Emery Down

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Emery Down
Emery Down, the post office - geograph.org.uk - 625928.jpg
Emery Down
Emery Down is located in Hampshire
Emery Down
Emery Down
Location within Hampshire
OS grid referenceSU284087
Civil parish
Shire county
Sovereign stateUnited Kingdom
Postcode districtSO43
Dialling code023
FireHampshire and Isle of Wight
AmbulanceSouth Central
UK Parliament
List of places
50°52′36″N 1°35′51″W / 50.8768°N 1.5974°W / 50.8768; -1.5974Coordinates: 50°52′36″N 1°35′51″W / 50.8768°N 1.5974°W / 50.8768; -1.5974
Boultbee Cottages, former almshouses

Emery Down is a small village in the New Forest National Park in Hampshire, England. Its nearest town is Lyndhurst, which lies approximately 1.4 miles (2.3 km) south-east from the village.


Emery Down is a small village clustered around a hilltop overlooking Swan Green and Lyndhurst.[1] The village has one inn called The New Forest Inn.[2] The red telephone box in the village no longer has a phone, but is used as an Information Centre for local and New Forest information, history, advice, as well as a book exchange and as a place to purchase fruit and vegetables. The telephone box has its own website.[3]


Emery Down is recorded as Emerichdon in 1376, and Emeryesdowne in 1490.[4] The "Emmory" family is recorded here in 1389.[4] The surname is of French origin.[4]

The homes of charcoal burners and agricultural labourers were in Silver Street in Emery Down.[5] Here was born, in 1840, the New Forest "snake catcher" Brusher Mills, who lived here until at least 1861.[6]

A major benefactor of Emery Down was Admiral Frederick Moore Boultbee, who lived here between 1856 and his death in 1876.[7] Boultbee paid for the village church, Christ Church, which was designed by William Butterfield, and built in 1864.[7] Boultbee lived with his niece Charlotte in a thatched cottage known as The Cottage, which before the 19th century had been an inn, The Running Horse.[7] After Charlotte's death in 1896, The Cottage became the vicarage, and is now a private home.[7]

Boultbee was also the benefactor for the village school, opened in 1865 and extended in 1885.[7] The school operated until 1950.[7] Boultbee also paid for the five alms houses, known as Boultbee Cottages,[8] opposite the school.[7] Designed by William Butterfield, they were built in 1871 and occupied by elderly people of the parish.[8]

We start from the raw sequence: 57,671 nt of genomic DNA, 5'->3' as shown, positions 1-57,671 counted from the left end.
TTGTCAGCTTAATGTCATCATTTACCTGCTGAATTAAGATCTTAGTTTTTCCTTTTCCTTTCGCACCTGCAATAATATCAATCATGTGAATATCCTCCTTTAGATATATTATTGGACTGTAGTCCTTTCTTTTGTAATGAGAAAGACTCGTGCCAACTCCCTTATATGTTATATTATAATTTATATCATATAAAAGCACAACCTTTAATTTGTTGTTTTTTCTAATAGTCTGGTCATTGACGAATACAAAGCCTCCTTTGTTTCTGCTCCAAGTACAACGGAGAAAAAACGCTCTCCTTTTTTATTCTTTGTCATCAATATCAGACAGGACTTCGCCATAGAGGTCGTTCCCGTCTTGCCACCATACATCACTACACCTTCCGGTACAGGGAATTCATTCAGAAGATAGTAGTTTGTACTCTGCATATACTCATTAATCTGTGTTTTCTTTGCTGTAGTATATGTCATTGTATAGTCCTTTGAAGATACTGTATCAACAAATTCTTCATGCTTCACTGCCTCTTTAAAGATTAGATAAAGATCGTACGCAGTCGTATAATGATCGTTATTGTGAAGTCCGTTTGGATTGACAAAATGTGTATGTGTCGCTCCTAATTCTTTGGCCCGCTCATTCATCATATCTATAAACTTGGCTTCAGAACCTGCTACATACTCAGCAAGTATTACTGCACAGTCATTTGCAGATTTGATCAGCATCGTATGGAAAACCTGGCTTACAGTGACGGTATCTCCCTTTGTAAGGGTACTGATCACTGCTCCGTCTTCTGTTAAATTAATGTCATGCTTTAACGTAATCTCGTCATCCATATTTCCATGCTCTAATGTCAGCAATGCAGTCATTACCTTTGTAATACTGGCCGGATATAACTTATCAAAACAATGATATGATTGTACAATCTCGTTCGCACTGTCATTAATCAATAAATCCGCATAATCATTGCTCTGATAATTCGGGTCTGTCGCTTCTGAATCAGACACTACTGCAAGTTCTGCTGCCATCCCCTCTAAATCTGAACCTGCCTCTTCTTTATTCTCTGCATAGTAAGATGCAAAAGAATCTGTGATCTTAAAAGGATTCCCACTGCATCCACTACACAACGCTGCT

The New Forest Inn, formerly the New Inn, dates back to at least the first half of the 19th century.[7] The captain of the Titanic, Edward Smith, spent his final night on British shores at the pub before he set sail on the ship the next day.[9]

Sir Arthur Conan Doyle stayed in Emery Down for a year from Easter 1889, while researching his novel The White Company and was frequently seen walking around the village.[9]

Northerwood House is a Grade II listed Regency mansion, attributed to John Nash.[10] The house was turned into flats in the 1970s.[11]

Emery Down’s village hall was constructed in the 1920s by Burnett & Sons.[11]


  1. ^ About Emery Down and Silver Street
  2. ^ The New Forest Inn
  3. ^ Emery Down Telephone Kiosk
  4. ^ a b c Old Hampshire Gazetteer - Emery Down
  5. ^ Emery Down – a view from old maps, New Forest Explorers Guide
  6. ^ Harry ‘Brusher’ Mills 1840 – 1905: New Forest snake catcher Archived 2011-10-08 at the Wayback Machine, Hampshire Biographies
  7. ^ a b c d e f g h Emery Down, New Forest Explorers Guide
  8. ^ a b "Hampshire Treasures, Volume 5 (New Forest), Lyndhurst, page 213". Archived from the original on 24 September 2015. Retrieved 3 November 2011.
  9. ^ a b The New Forest Inn, Emery down, Daily Echo
  10. ^ "Northerwood House". Historic England.
  11. ^ a b O’Brien, Charles; Bailey, Bruce; Pevsner, Nikolaus; Lloyd, David W. (2018). The Buildings of England Hampshire: South. Yale University Press. pp. 257–258. ISBN 9780300225037.

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